Art Spotlight

Each week, we will highlight the work of an artist engaging with Lenten themes.

March 26, 2018

David Ligare

Still Life with Grape Juice and Sandwiches (Xenia)


[Art credit: David Ligare, Still Life with Grape Juice and Sandwiches (Xenia), 1994. Oil on canvas, 20″ × 24″. de Young Museum, San Francisco.] Translated literally as “guest-friendship,” the word xenia expresses the ancient Greek notion of hospitality, which included the practice of providing guests and strangers with baskets of food. In that culture, xenia was regarded as a social responsibility and, more than that, a religious offering. This is not so unlike ancient Jewish culture, with its laws providing for the care of strangers (e.g., Leviticus 19:34), and later, Christianity, with its scriptural injunctions to “be given to hospitality” (Romans 12:13; cf. Hebrews 13:2; 1 Peter 4:9). Neo-classical artist David Ligare invokes the concept of hospitality in his painting Still Life with Grape Juice and Sandwiches, subtitled Xenia. Staged against the California coast inside an open stone-walled structure, a pitcher of grape juice and a stack of bologna sandwiches catch some sun. These foodstuffs were inspired by Ligare’s time as a volunteer with the Franciscan Workers of Junipero Serra, distributing meals to the homeless—an activity he has been engaged in for decades. Traditionally, the still-life genre reflected not just the artist’s mastery of technique but also the philosophical, spiritual, or moral questions of the age. This painting sits well in that tradition. According to Ligare, “the picture is truly complete if it inspires others to enjoy the privilege of serving those ‘strangers’ among us who are in such need.” The allusion to the bread and wine of the Eucharist cannot be missed, not only because of the sameness of substance but because of the reverent way in which the elements are presented, as if on an altar. One question the painting raises is how to define Christ’s body. A multivalent term, it is used in scripture to refer to, among other things, the church, who is to be the hands and feet of Christ, and, less directly, to society’s most vulnerable, whom we are to serve as if they were Christ himself (Matthew 25:31–46). May Christ’s gracious offering of himself compel us to offer ourselves to others in radical hospitality, extending friendship to every corner of our city. And may the broken and crushed find nourishment this season at Christ’s table. To view more of Ligare’s paintings, visit www.davidligare.com. The Art Spotlights have been selected by Victoria Emily Jones, who blogs at ArtandTheology.org, seeking to connect Christians to the rich visual, literary, and musical artworks of the church’s past and present. She is currently working on a chapter for the forthcoming book Neo-Calvinism and the Visual Arts, and has just released a Stations of the Cross audio tour of works from the Smithsonian American Art Museum. Follow her on Twitter @artandtheology.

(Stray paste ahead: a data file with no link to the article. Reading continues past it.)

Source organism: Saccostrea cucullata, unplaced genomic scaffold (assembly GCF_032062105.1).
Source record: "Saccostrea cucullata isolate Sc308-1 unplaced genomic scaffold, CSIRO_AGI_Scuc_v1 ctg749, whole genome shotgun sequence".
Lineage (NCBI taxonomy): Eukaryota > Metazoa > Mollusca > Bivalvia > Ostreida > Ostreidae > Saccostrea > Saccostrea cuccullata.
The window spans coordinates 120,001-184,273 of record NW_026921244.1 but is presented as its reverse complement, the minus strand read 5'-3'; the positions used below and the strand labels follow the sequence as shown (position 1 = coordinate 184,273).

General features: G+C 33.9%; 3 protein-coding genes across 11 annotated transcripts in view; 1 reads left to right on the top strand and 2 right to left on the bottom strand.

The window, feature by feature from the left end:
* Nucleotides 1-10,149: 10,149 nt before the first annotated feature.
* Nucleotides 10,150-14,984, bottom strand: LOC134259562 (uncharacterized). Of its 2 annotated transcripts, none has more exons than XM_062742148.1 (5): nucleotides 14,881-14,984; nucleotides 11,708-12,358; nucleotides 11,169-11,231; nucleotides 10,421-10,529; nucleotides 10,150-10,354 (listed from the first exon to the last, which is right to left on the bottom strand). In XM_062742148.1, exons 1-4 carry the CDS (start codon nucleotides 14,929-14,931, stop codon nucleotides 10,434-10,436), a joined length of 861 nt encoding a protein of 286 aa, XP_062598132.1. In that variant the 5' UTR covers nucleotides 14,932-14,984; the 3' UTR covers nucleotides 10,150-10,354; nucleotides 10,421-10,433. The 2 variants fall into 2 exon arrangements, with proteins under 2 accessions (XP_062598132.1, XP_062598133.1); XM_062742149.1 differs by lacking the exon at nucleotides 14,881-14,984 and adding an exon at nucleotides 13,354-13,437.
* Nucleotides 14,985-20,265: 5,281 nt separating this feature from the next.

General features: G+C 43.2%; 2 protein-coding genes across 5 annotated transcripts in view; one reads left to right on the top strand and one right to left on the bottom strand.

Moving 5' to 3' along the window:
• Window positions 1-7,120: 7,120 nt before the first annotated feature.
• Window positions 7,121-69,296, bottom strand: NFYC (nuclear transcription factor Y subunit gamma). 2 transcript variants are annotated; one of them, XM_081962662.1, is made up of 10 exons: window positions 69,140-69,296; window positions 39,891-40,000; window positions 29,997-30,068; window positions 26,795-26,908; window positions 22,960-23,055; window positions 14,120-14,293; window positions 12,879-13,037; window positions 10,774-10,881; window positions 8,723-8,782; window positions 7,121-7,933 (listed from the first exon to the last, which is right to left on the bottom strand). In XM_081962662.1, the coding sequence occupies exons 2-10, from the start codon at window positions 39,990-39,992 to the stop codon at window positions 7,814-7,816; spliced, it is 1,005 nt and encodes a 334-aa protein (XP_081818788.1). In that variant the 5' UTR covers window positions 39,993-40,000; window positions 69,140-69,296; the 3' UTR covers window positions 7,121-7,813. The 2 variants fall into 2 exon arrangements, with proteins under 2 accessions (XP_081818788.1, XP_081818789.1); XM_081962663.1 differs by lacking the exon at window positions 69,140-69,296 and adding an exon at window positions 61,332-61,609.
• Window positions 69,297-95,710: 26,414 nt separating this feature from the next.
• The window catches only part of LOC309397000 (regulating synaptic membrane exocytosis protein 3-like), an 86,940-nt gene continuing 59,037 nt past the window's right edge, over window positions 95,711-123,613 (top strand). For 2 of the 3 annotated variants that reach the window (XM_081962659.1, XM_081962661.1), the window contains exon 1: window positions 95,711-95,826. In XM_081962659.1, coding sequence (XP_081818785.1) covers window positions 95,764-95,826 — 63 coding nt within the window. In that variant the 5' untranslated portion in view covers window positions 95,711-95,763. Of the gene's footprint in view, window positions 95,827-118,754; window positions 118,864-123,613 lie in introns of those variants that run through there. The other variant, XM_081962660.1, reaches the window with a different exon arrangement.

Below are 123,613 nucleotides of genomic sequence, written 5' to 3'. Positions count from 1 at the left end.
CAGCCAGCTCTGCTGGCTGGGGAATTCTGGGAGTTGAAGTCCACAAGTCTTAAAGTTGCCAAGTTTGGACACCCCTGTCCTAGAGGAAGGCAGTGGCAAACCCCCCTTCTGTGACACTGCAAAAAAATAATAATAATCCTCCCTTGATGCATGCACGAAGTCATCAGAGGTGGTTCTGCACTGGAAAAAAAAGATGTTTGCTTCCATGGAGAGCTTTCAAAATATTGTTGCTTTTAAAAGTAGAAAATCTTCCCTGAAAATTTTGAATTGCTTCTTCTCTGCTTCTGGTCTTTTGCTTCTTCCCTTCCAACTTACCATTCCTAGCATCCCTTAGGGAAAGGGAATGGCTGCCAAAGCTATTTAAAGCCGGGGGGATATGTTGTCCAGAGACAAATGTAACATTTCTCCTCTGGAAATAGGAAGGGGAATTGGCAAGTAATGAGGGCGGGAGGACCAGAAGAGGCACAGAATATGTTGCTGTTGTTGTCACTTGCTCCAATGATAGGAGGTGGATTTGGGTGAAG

March 19, 2018

Motti Mizrachi

Via Dolorosa


[Art credit: Motti Mizrachi, Via Dolorosa, 1973. Lambda print. Israel Museum, Jerusalem.] Have mercy upon me, O LORD; for I am weak: O LORD, heal me; for my bones are vexed. My soul is also sore vexed: but thou, O LORD, how long? —Psalm 6:2–3 Starting at Antonia Fortress and extending to Golgotha, the Via Dolorosa (“Way of Sorrows”) is the path Jesus is thought to have traveled with his cross on Good Friday. Every year thousands of Christian pilgrims flock to Jerusalem to walk this road, stopping at designated stations along the way to contemplate the sufferings of their Lord. In 1973, the Israeli avant-garde performance artist Motti Mizrachi was among those who walked this road—leaning on crutches (he has been disabled in both legs since childhood) and carrying a large black-and-white headshot of himself across his back. His performance accomplished two main aims. First, the dark-bearded, Middle Eastern visage Mizrachi bears like a cross challenges the many Anglo-featured Jesuses that are part of the art history canon and the world’s popular imagination, and it also serves as a protest against the ethnic profiling and discrimination experienced by Jews, especially (at the time of this performance) those of North African origin. Second, the performance is a testimony to human brokenness. Mizrachi’s hobbling journey to the site of the Crucifixion illustrates not just our physical frailties but our spiritual frailties, too. Both our bodies and our spirits ache and cry out for redemption. To view more photos of Mizrachi’s Via Dolorosa performance, visit http://mottimizrachi.com/Artwork/via-dolorosa.

March 12, 2018

Ana Maria Pacheco

Shadows of the Wanderer